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Fair Seed-Time

Irish & Grand Tours in Napoleonic Wartime

David Crackanthorpe


William Crackanthorpe was born in 1790. At the age of ten, on his father’s death, he inherited the family home, Newbiggin Hall. At St John’s College, Cambridge, where his cousin, William Wordsworth, had preceeded him, he was a young man of independent though not splendid means – but enough to leave him free to choose his way of life.

He chose a time of travel first, of which the letters and diaries included in Fair Seed-Time give an account.

His journeys took him round Ireland in 1812, then from 1813 to 1815, at the height of the Napoleonic Wars, to Sweden, Prussia, the German kingdoms, Austria, Hungary and, later, to Italy, where he met Napoleon on Elba, to Paris, Brussels, and, finally, to the field of Waterloo.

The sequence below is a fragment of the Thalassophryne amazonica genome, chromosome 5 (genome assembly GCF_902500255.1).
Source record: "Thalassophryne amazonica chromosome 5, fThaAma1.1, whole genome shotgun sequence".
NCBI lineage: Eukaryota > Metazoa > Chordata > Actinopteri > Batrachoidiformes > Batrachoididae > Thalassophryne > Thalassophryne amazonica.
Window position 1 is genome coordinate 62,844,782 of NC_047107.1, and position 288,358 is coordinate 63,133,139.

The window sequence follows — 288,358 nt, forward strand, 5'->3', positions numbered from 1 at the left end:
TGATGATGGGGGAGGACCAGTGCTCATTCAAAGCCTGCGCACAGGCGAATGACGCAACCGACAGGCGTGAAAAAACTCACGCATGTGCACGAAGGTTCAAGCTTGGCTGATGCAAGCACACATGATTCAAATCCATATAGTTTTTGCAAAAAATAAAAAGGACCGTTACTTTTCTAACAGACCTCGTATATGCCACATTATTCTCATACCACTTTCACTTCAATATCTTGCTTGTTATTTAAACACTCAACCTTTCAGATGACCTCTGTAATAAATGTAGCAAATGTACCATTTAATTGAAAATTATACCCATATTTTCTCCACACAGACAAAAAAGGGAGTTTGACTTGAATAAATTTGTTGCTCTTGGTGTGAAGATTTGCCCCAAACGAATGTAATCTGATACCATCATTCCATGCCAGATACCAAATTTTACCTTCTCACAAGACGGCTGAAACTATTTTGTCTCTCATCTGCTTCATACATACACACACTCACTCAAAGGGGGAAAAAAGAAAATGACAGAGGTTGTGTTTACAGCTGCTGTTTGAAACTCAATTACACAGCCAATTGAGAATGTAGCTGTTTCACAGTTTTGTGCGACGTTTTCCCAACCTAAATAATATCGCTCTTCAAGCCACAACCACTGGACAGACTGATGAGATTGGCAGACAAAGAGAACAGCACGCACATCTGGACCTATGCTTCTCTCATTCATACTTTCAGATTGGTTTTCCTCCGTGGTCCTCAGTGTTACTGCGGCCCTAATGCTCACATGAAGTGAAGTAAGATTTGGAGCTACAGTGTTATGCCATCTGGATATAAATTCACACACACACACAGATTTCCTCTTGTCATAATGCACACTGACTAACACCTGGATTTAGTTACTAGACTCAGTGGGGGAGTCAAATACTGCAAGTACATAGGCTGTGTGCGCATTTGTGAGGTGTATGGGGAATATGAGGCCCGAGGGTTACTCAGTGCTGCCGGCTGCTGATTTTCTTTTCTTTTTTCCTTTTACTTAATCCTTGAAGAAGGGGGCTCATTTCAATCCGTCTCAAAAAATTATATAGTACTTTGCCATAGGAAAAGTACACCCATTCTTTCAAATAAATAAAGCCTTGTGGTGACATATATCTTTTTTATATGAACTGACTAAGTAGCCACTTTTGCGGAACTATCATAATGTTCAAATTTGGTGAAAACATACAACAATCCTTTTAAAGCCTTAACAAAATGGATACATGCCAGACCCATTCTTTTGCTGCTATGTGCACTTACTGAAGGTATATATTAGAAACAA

The letters and diaries, now in Cambridge University Library, were found tied up in a trunk in the stables at Newbiggin after his death. They included a large number of folded billets doux from the young women in the various cities of his journey.

William did not marry and spent his long life in local affairs in his native Westmorland. He died at the age of 98.








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Paperback 167mm x 245mm



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